- Congratulation to Sophie Kouri, Belle Heine, and Samantha Kanal, some of the Yankton High School’s entrants in the South Dakota stage of the annual National History Day competition, for winning first place in the exhibits category and the Legal History Award for their exhibit, "Encounter at the University of South Dakota: Diversifying the Law School." They will advance to the national competition at the University of Maryland in June. H/t: Yankton Daily Press and Dakotan.
|Serena Mayeri (credit)|
- Congratulations, too, to Penn Law’s Serena Mayeri on being named “one of 78 new speakers appointed to the prestigious Distinguished Lectureship Program by the Organization of American Historians.”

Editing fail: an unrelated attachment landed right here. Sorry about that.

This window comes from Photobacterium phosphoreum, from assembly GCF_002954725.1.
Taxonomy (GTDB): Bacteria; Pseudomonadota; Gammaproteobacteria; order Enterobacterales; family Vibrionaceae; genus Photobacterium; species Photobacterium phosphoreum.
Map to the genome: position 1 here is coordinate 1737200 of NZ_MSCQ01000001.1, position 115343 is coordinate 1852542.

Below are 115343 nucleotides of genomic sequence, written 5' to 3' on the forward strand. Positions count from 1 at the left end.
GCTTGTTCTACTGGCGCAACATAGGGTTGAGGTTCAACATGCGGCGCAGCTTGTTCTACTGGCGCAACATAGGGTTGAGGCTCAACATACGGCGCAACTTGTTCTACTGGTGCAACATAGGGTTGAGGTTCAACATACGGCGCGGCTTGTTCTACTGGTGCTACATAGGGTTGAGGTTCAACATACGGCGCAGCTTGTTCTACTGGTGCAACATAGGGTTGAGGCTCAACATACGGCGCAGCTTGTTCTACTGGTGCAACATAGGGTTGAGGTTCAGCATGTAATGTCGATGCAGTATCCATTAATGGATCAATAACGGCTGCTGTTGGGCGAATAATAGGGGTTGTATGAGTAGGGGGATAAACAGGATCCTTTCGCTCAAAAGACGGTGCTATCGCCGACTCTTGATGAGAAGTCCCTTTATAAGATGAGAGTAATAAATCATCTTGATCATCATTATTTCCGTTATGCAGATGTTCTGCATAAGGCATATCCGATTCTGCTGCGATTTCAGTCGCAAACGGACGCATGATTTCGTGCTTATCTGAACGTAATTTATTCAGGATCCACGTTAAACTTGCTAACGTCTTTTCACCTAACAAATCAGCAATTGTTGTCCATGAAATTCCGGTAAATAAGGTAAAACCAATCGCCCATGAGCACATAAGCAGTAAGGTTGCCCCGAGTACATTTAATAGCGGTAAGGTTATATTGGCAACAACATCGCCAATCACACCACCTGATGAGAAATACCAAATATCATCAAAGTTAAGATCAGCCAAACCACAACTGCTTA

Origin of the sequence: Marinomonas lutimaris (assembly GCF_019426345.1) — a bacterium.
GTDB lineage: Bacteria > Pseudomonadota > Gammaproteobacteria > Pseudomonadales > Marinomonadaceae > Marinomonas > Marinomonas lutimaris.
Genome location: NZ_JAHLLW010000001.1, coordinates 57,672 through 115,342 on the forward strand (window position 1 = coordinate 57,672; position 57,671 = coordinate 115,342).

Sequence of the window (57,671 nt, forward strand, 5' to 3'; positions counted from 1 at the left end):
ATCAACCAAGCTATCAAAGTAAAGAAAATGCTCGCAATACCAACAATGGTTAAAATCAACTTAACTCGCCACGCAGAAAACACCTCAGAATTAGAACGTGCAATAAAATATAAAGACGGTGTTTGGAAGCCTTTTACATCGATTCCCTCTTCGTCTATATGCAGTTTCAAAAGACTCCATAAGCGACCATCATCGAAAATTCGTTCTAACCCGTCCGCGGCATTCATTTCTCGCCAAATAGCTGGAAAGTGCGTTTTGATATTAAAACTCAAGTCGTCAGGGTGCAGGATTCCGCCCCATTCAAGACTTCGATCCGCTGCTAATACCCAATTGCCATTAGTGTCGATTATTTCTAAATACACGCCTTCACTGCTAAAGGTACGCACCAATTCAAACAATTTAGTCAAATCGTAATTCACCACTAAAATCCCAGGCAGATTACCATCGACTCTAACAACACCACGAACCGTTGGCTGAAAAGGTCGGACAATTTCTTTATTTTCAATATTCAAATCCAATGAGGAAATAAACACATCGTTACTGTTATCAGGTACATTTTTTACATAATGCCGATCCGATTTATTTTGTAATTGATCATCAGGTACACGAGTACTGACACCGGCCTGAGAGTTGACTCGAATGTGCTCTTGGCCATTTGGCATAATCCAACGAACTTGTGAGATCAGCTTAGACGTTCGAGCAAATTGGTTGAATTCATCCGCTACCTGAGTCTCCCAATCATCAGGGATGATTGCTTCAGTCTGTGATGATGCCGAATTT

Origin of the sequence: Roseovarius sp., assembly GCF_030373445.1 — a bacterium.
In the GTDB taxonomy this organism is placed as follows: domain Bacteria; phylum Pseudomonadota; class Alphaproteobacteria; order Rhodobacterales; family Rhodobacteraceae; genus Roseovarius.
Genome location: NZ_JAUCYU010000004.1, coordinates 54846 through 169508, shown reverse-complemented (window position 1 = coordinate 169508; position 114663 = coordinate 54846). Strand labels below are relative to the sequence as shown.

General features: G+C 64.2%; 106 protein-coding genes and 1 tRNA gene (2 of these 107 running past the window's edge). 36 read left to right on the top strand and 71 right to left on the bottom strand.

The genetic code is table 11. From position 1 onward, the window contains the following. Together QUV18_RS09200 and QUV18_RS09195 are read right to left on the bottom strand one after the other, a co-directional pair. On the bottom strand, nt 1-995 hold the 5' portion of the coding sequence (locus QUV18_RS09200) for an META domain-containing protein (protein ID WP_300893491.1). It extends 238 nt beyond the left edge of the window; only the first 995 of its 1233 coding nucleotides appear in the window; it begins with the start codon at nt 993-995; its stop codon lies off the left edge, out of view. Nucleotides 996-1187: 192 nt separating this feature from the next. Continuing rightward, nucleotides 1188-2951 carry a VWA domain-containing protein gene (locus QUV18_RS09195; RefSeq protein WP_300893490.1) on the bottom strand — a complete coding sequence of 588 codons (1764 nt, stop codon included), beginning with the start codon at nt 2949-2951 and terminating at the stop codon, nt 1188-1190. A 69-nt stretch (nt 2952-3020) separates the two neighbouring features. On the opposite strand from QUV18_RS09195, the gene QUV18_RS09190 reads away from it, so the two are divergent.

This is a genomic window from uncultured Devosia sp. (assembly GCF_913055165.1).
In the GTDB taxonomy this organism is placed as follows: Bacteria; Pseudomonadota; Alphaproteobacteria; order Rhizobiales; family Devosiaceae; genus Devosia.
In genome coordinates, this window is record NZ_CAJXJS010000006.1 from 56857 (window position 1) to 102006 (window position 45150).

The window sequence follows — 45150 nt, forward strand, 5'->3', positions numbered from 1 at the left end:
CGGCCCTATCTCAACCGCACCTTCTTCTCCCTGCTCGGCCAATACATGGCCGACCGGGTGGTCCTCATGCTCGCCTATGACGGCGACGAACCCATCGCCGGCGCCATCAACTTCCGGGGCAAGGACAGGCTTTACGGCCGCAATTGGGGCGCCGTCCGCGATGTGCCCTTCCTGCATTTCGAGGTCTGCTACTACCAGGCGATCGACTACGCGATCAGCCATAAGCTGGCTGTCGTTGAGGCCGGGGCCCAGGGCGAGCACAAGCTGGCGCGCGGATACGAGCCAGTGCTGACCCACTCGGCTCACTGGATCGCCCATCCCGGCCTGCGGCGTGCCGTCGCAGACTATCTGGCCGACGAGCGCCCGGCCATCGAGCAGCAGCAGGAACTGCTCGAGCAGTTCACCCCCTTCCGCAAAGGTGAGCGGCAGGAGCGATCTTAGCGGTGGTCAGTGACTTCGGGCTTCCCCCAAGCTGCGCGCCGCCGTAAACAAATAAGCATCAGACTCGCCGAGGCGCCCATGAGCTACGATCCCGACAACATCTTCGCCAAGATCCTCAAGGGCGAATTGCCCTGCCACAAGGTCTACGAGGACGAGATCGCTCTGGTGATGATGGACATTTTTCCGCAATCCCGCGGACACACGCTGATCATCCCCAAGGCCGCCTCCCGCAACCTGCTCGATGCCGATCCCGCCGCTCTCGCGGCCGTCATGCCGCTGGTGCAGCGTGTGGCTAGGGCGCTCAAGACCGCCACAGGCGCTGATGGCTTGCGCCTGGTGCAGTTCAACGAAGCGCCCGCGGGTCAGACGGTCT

- From the African American Intellectual History Society: a post by Jared Hardesty (Western Washington University) on "how enslaved and free black men and women sought meaning in and knowledge of the law."
- Earlier we posted on Jack Balkin's review of Randy Barnett's Our Republican Constitution. Barnett's (and my) Georgetown Law colleague Lawrence Solum comments on Balkin's review on Legal Theory Blog. DRE
- ICYMI: Jason L. Bates, “Consolidating Support for a Law ‘Incapable of Enforcement’: Segregation on Tennessee Streetcars, 1900-1930,” Journal of Southern History 82 (2016): 97-126; Bruce Kaufman,“Divergent Fates: Company Unions and Employee Involvement in Committees under the Railway Labor and National Labor Relations Acts,” Labor History 56 (2015): 423-58.
- Also: Historians and Hamilton: Founders Chic and the Cult of Personality, by Ken Owen, at The Junto. A taste: "Hamilton wasn’t just an overeager pain in the ass who simply didn’t understand or didn’t much care for the social niceties of the Virginia planter class."